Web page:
Much love, sister friend!

  3. Parents raised their kids to be strong, independent, and self respect to do their best. We as parents today want our kids to have what we didn’t (which is not a bad thing), but we have made them selfish, lazy, and think that everything should be giving to them. I call this the “Me” generation. We aren’t doing them any favors by pampering them.

    • Hi Allison……You are so right. We’ve ruined today’s kids. Not good, especially since these today will be raising their kids down the road. I shudder to think how that works. I’m glad you enjoyed my post.

      Love and hugs!

  4. Maybe it was the spirit of the pioneers that fostered such brave and determined children. After all, they’d defied the odds and managed to carve out a life in the wild unsettled territory. Amazing story about Lucille. I’d venture to guess that her marriages fell apart because they weren’t man enough to handle her or else they wanted to change her. Great story, sister.

    • Hi Jan……I’m glad you enjoyed my post about Lucille. I think you’re right about the spirit and values of that time period fostering the drive to succeed in these amazing kids. As far as her marriages falling apart, from what I read, she couldn’t find any men who measured up to her father who she worshiped. But he was certainly no prize. He kept a mistress right under his wife’s nose and fathered children with her. We’ve got to get busy on our grandkids. They haven’t broken horses, roped steers, or ridden horseback across the country by themselves yet! Times a wasting!

      Love you, sister!

  5. I think the kids of that era had the word “can’t” erased from their vocabulary. They were encouraged by their parents to keep with something until they mastered it. When my son was growing up, he wasn’t allowed to say can’t when he was having trouble with a new task or homework. He could substitute “I’m having trouble with this” or ” I could use some help” instead of the word can’t. I love these amazing stories about the strength and perseverance of the trailblazers that came before us.

    • Hi, Edwina……Bless my soul. It’s so good to see you. I’m glad you liked reading my post. You did right by your son and that’s a fact. I’m sure he appreciates the values you taught him, although he might not’ve at the time. If parents today did that, we’d have a generation of doers instead of kids who can’t get their noses out of their games.

      Thanks for coming. Hugs!

    • Hi Anna……I’m so happy you liked my post. Lucille was amazing. History is so full of these people who did extraordinary things.


  6. I am impressed by the girl AND the horse! I wonder if her marriages didn’t last because she was more of a “cowboy” than her husbands were. 😉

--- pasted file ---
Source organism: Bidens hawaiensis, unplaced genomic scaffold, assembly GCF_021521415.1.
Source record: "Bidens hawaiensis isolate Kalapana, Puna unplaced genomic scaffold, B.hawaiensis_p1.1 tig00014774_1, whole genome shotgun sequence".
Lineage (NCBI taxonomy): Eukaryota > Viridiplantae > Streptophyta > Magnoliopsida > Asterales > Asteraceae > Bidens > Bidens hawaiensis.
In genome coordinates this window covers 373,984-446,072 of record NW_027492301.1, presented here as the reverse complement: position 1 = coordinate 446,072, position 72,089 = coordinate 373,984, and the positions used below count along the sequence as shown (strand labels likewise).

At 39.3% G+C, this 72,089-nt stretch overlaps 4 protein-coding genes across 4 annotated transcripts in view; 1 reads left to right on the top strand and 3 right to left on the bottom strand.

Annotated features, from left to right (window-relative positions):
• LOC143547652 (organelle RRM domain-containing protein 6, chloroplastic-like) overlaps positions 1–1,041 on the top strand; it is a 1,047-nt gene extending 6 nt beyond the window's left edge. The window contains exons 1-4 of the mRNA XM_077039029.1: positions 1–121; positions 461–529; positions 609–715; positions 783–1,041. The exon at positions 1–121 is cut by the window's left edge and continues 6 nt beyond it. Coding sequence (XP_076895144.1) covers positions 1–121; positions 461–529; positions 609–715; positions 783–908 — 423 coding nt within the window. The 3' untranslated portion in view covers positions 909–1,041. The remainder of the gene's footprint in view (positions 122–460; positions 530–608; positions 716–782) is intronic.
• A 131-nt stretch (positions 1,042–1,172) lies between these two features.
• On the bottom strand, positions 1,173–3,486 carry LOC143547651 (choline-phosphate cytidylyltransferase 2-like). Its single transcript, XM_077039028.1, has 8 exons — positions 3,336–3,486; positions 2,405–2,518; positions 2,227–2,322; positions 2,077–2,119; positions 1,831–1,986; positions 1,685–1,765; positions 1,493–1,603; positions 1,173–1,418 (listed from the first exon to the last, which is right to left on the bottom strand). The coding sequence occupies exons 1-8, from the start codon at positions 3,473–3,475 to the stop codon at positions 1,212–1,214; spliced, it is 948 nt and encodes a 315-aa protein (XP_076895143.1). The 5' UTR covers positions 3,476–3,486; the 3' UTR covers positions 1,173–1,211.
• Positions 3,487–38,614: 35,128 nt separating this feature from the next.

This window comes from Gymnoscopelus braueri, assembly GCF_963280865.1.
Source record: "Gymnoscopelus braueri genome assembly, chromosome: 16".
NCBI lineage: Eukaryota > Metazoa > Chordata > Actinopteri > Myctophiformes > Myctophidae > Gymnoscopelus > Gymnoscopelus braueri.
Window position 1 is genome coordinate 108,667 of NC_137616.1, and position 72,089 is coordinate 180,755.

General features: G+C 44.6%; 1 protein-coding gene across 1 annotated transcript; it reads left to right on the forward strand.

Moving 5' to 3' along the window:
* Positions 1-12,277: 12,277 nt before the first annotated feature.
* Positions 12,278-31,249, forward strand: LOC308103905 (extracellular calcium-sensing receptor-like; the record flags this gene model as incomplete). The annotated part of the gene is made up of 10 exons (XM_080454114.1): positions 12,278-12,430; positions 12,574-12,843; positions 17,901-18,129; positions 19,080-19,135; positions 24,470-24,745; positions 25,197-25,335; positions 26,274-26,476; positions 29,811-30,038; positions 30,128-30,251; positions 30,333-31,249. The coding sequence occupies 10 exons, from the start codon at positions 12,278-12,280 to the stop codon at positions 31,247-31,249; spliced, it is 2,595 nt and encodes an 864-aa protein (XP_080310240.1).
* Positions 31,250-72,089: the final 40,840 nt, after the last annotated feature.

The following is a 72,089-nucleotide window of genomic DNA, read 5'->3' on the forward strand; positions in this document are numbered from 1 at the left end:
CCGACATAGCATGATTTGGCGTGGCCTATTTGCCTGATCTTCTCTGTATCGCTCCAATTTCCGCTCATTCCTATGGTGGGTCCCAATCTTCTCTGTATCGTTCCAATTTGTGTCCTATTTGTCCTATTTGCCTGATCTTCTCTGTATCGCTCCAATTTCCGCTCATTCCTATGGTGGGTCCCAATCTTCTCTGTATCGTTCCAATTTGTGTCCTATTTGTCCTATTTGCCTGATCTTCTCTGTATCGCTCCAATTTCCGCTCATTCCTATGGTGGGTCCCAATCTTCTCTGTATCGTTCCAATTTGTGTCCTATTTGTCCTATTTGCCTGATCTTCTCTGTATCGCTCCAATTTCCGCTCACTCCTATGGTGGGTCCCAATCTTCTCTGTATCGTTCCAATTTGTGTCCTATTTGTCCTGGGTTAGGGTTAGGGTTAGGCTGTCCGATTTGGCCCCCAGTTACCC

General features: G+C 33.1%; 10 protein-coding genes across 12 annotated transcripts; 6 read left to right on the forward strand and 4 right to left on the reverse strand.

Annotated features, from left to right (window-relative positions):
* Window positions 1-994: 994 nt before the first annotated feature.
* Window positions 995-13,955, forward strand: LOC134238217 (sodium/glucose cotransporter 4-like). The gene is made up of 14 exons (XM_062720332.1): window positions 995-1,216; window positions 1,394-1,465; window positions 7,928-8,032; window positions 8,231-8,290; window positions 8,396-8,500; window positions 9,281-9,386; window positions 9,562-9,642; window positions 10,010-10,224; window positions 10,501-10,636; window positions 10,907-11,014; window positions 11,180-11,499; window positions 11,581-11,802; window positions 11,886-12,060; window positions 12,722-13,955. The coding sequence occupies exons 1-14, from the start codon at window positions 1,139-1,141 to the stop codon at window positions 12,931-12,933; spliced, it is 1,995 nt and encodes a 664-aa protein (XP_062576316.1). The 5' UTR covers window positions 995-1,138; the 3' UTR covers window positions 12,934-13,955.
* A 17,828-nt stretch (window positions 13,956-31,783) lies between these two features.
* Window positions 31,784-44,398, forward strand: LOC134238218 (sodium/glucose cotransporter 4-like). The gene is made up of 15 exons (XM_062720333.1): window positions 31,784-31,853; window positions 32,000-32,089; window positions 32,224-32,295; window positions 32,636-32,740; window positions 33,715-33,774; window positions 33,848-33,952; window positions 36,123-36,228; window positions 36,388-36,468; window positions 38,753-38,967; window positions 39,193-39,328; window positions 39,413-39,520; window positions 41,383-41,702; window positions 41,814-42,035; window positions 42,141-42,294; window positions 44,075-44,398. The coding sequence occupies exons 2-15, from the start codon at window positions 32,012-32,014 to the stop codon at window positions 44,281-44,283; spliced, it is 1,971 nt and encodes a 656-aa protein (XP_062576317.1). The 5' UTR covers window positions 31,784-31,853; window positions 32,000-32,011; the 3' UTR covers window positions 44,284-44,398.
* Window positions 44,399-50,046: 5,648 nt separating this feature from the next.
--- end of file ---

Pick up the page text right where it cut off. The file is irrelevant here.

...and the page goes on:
• Hi Cheryl C…….You may be right about her marriages. I’m sure there had to some some jealousy. I’m glad you enjoyed reading about her.

      Big hugs!

    • Hi Donna……Thanks for coming. I agree about today’s wimpy kids. But we’ve made them this way. Good luck in the drawing.

  7. I personally think kids were tougher because times were times were harder and they didn’t have all these phones gadgets etc that the children have now days

    • Hi Glenda…..Yes, I think you’re right. Kids were just tougher and they had some horse sense.

      Love and hugs!

  8. I love Annie Oakley. She was one tough lady. People back then had to be tougher. It was a rough life. I would’ve loved the old days. Free of all modern technology.

    • Hi Debra…….Annie Oakley was a very interesting lady and she had such skill. I love reading about her and wondering what her life must’ve been like.

      Good luck in the drawing. Hugs!

  9. Awesome blog and educational as always! Loved it! I would have thought Lucille was Texas woman if you hadn’t told me otherwise. Oklahoma is pretty close though. I believe the 1800’s produced very strong talented children because of the way they were raised. Country kids were taught that life is hard and you have to work harder. It’s funny though because the female city girls raised by a wealthy family also produced a lot of snooty couldn’t survive without a wealthy husband tarts too. One extreme to the other. Lucille was one amazing child and that carried on into adulthood! Too bad she died at 55 there’s no telling what else she could have accomplished.

    • Hi Stephanie…….Well, you know not everyone can be from Texas. 🙂 I’m so glad you enjoyed reading about Lucille and speculating on the reason for kids’ toughness back them. I do see a correlation between wealth and the toughness of kids. They don’t do their kids any favors.

      Much love and big hugs!

  10. Wow Linda you have some of the best post so interesting. It almost seem people were smarter back then or learn some really important things for the time. I guess people where tougher back then compared to how we are now.

    • Hi Quilt Lady……I’m so glad you enjoy my posts. I really enjoy sharing pieces of history with everyone. If not for this blog, my head would be crammed with a lot of useless trivia. Except what I could put in my stories.

      Love and hugs!